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Old October 19th, 2013, 02:47 PM   #2201
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Quote:
Originally Posted by Suburbanist View Post
What about:
- high-speed line to Lisboa via Badajoz
- high-peed line Sevilla-Faro
- high-speed line Huesca-Toulouse
And Vigo-Porto...
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Old October 19th, 2013, 03:11 PM   #2202
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Originally Posted by K_ View Post
What I've seen in Spain is that most stations are underutilized. How many standard gauge platforms does Atocha have? Multiply by 4 and you have a good figure for the amount of trains the station should be able to handle...
Madrid-Atocha has:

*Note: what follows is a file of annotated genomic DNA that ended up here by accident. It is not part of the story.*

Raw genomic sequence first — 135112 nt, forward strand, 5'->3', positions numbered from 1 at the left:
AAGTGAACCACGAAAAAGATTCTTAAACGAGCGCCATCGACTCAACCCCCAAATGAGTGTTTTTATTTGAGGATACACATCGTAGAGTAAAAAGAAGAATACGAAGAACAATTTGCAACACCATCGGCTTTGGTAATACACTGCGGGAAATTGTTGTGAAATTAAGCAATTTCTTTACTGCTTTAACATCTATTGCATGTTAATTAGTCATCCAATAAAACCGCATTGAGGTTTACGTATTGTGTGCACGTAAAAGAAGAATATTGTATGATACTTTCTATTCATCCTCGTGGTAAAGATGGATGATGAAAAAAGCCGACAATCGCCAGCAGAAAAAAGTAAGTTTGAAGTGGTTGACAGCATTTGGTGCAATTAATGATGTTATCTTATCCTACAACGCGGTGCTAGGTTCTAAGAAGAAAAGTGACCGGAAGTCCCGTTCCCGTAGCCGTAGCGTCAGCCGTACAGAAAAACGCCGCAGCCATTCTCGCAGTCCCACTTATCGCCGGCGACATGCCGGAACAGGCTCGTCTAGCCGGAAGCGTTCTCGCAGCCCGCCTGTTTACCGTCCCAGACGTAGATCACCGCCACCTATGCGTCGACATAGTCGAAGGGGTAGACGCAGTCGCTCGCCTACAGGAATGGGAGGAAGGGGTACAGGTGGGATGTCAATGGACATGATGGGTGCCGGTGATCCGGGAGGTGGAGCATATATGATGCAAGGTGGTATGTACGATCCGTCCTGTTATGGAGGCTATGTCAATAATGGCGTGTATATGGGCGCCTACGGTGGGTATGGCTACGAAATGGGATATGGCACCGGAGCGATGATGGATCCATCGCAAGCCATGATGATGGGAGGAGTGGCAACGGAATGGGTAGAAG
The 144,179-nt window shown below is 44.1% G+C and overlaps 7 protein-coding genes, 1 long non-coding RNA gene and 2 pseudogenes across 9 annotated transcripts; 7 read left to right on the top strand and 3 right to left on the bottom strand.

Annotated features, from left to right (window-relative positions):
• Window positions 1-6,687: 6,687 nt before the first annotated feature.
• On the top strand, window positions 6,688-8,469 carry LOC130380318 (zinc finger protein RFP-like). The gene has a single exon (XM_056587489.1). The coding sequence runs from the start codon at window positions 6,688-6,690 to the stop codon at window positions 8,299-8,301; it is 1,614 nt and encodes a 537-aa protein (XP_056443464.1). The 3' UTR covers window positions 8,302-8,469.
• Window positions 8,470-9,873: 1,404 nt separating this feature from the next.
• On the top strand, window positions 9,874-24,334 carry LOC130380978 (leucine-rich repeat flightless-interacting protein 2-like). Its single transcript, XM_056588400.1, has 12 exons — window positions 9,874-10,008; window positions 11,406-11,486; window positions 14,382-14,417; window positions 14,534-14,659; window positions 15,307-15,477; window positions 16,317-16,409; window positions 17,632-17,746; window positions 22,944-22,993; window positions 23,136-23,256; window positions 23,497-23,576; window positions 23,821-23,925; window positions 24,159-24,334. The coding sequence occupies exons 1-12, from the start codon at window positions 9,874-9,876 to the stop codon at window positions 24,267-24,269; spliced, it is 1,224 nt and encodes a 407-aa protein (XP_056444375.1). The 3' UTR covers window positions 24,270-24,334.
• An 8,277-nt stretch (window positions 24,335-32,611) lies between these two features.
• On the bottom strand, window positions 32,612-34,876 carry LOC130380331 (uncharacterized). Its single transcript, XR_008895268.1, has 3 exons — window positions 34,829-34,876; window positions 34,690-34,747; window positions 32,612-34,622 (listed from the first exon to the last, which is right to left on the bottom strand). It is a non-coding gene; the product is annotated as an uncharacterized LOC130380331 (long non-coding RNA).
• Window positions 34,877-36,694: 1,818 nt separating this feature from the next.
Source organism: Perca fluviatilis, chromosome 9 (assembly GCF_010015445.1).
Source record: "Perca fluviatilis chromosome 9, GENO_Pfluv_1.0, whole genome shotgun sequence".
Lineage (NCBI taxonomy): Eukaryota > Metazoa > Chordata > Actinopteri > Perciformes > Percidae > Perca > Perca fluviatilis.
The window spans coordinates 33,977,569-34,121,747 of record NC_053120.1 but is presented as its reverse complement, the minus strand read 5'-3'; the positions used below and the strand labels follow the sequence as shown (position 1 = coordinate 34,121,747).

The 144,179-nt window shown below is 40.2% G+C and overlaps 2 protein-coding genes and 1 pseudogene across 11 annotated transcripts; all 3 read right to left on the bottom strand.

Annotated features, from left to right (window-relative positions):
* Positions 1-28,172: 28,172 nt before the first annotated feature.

-15 terminus platforms (Puerta de Atocha) which are intensively used as operations in a terminus layout, which is a big limitation (all UIC gauge)
-10 through platforms in Atocha-Cercanías, mostly intended for commuter train services, and some transversal regional and long distance transverse services (Iberian gauge)
-4 through platforms for the new HSL tunnel from Atocha to Chamartín for transverse HS services (UIC gauge)

Madrid-Atocha and Barcelona-Sants are saturated. For sure, switch of the whole network to UIC will improve efficiency of operations in the stations.

For the solution of the capacity of Atocha the solution is the new HS tunnel from Atocha to Chamartín, using the underused Chamartín for more services, and increasing the number of transverse services through Madrid which avoids overload of terminus tracks in Atocha. Chamartín is underused, but kind of out-of-dated, apart of its surroundings which are crappy and dirty.

Barcelona-Sants is overused as well, mostly because of commuter trains, not because HS services. New signage system should be installed for optimizing the utilization of its long platforms. On the other hand, the capacity will improve as Sagrera station is opened in northern Barcelona for rooming more trains.